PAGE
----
Jan 10, 2017
NEW YORK (360Dx) – Inspired by a children's toy, researchers at Stanford University have developed what may be the world's fastest non-motorized centrifuge.
Called a "paperfuge," the device is capable of separating plasma from whole blood and purifying malaria parasites from blood samples, and could potentially be used for rapid, inexpensive diagnostics.
As described in a paper published Tuesday in Nature Biomedical Engineering, the paper-based device costs $.20 to make. The paperfuge can achieve maximum speeds of 125,000 RPM for an equivalent centrifugal force of 30,000 g, approximately the maximum force of a standard benchtop microcentrifuge used for small tubes of sample.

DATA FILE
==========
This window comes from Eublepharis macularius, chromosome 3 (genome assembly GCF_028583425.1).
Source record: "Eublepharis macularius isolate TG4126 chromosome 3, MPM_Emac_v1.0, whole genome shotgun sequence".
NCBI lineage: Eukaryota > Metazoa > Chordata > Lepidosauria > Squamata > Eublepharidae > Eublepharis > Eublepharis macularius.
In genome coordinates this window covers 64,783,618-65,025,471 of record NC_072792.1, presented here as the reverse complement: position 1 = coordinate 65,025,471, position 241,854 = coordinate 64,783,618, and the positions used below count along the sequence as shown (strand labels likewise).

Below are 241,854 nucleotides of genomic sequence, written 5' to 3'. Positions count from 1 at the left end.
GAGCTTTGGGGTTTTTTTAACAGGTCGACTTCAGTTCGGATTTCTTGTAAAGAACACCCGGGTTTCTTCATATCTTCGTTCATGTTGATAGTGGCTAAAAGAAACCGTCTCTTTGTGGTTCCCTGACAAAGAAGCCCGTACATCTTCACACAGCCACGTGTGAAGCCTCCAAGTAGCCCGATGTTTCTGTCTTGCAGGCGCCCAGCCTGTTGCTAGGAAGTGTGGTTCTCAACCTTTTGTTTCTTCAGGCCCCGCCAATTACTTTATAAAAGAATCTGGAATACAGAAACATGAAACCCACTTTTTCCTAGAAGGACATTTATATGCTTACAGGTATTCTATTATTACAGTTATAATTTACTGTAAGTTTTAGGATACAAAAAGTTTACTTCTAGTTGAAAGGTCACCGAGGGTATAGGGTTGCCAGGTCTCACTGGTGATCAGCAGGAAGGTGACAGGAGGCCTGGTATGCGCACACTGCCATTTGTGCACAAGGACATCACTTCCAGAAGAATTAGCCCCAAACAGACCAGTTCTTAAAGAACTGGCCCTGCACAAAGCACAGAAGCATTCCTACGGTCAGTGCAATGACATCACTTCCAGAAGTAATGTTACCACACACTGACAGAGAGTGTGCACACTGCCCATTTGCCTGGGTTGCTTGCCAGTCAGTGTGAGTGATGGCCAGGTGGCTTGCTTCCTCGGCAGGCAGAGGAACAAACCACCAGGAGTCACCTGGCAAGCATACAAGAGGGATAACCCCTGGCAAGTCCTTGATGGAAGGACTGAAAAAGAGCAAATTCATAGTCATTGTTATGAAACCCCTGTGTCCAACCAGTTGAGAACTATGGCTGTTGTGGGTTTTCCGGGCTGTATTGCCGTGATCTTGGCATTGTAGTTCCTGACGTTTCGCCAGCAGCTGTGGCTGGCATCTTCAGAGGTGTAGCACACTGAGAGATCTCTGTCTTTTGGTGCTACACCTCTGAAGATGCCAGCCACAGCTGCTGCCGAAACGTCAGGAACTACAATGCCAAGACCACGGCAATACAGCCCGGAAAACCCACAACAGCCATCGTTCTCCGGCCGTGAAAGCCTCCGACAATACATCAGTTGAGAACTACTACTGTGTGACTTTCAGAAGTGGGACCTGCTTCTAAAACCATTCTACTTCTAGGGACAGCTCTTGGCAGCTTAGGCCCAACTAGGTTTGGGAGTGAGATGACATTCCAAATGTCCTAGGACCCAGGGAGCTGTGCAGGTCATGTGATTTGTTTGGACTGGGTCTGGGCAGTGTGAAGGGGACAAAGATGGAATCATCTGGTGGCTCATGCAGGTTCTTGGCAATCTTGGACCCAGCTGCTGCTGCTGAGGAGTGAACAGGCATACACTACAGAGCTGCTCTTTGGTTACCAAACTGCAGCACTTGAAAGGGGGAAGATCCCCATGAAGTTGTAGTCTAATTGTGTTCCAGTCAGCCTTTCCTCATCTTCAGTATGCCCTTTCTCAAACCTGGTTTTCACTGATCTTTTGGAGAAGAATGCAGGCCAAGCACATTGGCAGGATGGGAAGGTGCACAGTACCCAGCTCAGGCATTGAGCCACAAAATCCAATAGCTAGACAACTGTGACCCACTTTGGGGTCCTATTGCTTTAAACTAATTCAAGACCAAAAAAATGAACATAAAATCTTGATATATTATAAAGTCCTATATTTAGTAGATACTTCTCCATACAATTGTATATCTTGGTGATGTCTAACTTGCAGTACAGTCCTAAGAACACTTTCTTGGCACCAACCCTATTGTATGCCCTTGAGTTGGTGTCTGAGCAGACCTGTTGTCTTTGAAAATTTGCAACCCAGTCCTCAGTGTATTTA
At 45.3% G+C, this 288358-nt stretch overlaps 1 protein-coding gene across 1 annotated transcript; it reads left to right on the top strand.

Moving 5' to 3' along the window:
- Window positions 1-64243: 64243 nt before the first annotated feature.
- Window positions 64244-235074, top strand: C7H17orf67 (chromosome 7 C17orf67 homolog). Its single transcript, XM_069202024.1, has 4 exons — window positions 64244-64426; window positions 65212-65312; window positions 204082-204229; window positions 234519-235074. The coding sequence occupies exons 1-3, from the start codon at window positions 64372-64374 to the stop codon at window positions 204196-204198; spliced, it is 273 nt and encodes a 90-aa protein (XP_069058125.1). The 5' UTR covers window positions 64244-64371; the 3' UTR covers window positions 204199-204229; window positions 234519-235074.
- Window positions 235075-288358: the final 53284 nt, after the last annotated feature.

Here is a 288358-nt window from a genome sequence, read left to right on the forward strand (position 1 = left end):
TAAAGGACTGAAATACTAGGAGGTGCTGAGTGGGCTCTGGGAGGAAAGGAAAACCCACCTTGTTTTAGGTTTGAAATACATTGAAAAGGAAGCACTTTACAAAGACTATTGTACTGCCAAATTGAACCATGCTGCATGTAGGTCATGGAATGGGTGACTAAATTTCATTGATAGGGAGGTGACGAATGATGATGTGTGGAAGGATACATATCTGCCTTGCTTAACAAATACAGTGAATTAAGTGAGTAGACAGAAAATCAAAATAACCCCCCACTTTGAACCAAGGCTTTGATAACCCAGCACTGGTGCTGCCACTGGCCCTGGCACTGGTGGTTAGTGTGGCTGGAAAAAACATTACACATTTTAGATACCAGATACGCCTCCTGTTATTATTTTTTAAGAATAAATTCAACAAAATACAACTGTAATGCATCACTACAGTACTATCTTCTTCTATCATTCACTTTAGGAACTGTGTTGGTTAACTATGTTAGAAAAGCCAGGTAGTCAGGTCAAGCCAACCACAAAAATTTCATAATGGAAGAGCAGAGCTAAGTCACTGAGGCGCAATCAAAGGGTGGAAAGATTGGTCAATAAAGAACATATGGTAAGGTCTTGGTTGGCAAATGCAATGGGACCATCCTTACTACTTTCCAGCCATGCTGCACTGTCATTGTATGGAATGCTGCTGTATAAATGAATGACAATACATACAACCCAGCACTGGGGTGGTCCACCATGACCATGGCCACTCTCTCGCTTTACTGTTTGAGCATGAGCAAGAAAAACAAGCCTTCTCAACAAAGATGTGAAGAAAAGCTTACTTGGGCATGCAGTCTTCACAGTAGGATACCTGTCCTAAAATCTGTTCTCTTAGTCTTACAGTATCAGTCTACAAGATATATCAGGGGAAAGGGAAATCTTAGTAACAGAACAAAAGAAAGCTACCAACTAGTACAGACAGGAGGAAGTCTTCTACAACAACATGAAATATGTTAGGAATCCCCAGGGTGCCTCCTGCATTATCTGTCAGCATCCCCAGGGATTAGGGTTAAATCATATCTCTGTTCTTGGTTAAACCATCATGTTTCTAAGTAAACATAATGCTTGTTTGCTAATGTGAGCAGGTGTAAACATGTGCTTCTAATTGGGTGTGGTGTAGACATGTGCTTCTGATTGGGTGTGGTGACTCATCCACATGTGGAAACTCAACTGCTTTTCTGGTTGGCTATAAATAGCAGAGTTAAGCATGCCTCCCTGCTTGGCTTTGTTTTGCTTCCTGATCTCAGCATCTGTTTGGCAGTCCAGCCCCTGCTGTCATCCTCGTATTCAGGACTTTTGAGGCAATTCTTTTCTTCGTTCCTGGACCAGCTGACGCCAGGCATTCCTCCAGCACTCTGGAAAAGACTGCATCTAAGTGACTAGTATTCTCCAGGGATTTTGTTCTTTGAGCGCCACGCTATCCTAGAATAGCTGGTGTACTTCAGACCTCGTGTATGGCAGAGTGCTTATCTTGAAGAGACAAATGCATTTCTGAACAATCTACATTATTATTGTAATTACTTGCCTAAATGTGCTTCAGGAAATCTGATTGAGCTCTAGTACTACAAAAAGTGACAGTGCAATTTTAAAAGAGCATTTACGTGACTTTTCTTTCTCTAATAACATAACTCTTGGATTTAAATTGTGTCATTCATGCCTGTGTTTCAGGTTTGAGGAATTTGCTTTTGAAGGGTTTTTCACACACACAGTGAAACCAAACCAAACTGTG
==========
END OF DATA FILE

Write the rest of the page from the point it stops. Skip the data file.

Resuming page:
Researcher Manu Prakash and co-authors took inspiration from a children's toy called a whirligig. This toy, examples of which date to 3,000 B.C., consists of a small wheel in the middle of a length of coiled string attached to handles. Stretching the string causes the string to unwind and the toy rotates. Releasing the string causes it to coil up again and the toy to spin in the opposite direction.